There is a practical utility to Missoni Home with furniture meant to withstand the elements. The Terra or Earth/Iconic Flame-Retardant jacquard fabrics come with either a wool or silk finish. Terra is naturally rich and somber with earth tones and represents classic Missoni Home. Durable yet sophisticated mini patterns, geometric shapes, the icon Zigzag weave, chevrons, and pine forest motif are part of this soothing collection.  The fabrics in this collection are especially suitable for contract furnishing concepts such as commercial spaces or other open spaces, and, individuals looking for this specific requirement.

Missoni Home: Fuoco Collection

Finally, the Fuoco or Fire/Constellation group is marked by playful astrological symbols reflective of ‘refined 3D mosaics. In the form of embroidered throw pillows or an artistic bas-relief on the backrest of a chair where one can choose their sign or as an allover pattern on couches or armchairs. There is even a constellation plaid becoming a wraparound throw. Specifically, the Aconcagua, Amarillo, and Andes patterns are essential in this group. Topping off these exceptional Zodiac signs is a unique resin-on-glass table in three colorways; shades of blue, black, grey, and white and, of course, a fiery red.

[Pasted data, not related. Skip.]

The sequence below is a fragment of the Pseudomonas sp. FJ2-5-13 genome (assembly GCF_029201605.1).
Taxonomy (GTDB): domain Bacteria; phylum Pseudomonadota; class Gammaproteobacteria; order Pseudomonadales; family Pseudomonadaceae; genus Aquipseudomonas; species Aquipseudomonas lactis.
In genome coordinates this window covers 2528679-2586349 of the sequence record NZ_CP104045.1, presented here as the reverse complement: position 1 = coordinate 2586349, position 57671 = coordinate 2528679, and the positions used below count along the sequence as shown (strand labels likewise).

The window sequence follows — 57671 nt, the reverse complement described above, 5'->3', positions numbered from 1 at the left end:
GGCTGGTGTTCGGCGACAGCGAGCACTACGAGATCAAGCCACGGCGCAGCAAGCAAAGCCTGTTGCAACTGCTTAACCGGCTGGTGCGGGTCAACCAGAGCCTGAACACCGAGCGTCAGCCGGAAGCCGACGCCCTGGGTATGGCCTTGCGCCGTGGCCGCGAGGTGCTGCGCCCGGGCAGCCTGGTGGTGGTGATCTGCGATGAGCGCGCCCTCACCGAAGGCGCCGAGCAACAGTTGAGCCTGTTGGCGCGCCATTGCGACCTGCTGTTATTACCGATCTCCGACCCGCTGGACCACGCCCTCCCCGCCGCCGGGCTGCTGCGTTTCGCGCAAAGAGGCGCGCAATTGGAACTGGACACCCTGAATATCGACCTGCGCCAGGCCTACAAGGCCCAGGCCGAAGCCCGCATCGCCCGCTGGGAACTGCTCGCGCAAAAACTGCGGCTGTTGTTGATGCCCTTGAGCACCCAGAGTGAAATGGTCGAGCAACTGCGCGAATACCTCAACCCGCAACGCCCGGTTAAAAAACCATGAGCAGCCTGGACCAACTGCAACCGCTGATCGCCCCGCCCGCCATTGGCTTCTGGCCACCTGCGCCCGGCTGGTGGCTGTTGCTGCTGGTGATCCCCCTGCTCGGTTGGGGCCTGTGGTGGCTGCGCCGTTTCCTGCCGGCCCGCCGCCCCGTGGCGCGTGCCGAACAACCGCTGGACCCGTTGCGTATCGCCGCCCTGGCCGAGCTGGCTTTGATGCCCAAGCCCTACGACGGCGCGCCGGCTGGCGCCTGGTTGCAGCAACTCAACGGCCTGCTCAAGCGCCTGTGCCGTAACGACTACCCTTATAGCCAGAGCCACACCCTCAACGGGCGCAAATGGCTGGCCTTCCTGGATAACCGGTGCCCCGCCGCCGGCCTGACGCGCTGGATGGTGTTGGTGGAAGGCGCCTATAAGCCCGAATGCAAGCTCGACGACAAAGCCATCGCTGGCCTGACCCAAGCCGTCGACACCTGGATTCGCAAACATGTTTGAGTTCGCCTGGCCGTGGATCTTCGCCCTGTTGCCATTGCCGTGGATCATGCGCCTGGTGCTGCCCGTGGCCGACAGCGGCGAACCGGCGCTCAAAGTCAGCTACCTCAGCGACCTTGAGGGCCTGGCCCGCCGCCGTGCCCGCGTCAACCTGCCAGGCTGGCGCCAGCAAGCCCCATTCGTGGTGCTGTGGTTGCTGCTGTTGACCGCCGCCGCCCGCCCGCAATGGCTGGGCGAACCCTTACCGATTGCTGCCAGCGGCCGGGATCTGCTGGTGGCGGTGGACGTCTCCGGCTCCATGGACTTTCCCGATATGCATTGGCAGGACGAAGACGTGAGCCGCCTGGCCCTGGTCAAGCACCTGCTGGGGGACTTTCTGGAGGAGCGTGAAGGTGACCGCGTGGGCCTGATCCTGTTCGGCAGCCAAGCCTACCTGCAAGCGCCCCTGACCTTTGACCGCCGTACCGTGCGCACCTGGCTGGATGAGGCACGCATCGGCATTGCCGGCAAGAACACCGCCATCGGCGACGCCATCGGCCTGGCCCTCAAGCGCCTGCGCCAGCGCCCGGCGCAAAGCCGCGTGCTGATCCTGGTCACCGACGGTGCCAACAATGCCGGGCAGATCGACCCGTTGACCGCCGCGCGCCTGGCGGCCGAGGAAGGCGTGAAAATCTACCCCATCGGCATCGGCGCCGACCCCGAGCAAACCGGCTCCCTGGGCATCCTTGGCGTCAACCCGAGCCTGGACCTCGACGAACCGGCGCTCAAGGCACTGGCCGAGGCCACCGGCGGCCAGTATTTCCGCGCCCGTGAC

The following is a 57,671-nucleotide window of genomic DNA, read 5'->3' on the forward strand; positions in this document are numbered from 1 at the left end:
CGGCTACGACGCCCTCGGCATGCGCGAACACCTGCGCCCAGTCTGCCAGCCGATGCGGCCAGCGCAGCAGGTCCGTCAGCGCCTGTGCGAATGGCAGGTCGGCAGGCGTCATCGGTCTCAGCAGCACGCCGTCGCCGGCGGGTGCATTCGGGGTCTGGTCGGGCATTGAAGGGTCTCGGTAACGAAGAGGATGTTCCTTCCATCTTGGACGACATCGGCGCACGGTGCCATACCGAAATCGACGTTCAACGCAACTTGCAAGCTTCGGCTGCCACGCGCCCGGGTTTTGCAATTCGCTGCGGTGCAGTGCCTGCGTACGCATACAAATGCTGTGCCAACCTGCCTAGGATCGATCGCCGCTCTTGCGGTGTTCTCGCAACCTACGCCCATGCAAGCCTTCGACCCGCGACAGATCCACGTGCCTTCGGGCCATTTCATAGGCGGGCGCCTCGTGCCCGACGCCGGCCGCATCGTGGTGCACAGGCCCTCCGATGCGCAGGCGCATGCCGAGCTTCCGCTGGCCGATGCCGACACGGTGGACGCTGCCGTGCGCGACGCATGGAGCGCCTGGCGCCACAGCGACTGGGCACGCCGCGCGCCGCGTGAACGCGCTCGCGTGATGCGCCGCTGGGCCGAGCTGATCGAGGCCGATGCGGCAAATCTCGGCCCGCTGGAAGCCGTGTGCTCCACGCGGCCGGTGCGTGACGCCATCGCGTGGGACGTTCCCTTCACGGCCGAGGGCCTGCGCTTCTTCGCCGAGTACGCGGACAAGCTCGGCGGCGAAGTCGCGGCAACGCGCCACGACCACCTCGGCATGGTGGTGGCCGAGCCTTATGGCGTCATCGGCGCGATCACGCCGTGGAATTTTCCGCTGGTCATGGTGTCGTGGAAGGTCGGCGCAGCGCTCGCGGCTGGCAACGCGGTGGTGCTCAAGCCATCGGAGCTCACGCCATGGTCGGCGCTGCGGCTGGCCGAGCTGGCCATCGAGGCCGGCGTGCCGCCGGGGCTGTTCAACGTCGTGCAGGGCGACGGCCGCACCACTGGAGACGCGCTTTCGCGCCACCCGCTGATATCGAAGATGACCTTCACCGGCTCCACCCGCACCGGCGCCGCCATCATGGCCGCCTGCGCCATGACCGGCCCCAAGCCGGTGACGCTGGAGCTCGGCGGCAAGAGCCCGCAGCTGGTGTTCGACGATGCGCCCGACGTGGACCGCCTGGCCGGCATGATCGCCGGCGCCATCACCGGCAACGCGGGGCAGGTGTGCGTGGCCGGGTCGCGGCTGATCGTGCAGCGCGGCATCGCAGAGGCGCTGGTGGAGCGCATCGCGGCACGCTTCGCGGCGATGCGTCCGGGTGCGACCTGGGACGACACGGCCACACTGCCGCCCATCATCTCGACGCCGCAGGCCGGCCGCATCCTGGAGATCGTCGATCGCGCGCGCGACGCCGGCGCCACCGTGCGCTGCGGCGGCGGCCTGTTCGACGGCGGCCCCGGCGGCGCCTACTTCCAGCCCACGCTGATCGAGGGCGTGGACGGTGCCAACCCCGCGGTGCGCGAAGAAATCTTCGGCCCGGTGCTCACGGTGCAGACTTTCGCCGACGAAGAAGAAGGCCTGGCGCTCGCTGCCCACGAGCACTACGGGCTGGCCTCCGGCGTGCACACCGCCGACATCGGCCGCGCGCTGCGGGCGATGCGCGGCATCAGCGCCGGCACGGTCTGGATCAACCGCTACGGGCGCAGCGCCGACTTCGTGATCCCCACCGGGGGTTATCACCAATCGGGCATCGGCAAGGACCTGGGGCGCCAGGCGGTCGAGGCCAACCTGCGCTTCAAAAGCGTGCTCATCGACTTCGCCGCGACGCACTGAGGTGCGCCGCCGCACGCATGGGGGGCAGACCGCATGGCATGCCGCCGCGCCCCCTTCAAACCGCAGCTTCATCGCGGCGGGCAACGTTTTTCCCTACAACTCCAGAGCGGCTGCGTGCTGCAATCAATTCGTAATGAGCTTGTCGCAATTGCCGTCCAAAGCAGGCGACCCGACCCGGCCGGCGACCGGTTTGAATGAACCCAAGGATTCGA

Creating the Fuoco images was an unforgettable experience for Rosita, who attends all of the photoshoots for each collection. The brand was granted access to a unique spot -. Orsoni Venezia 1888, the last historical glass furnace in Venice that uses original techniques of glass manufacturing. "It was a special place. It's a collection of Venetian glass, like a library of all the palettes of all the color shades they ever made," explained Rosita, "These are the pieces cut to make whatever they want, like the top of the little glass tables; it was really a nice moment to be in Venice and do this."

Missoni Home Styling Tips from Rosita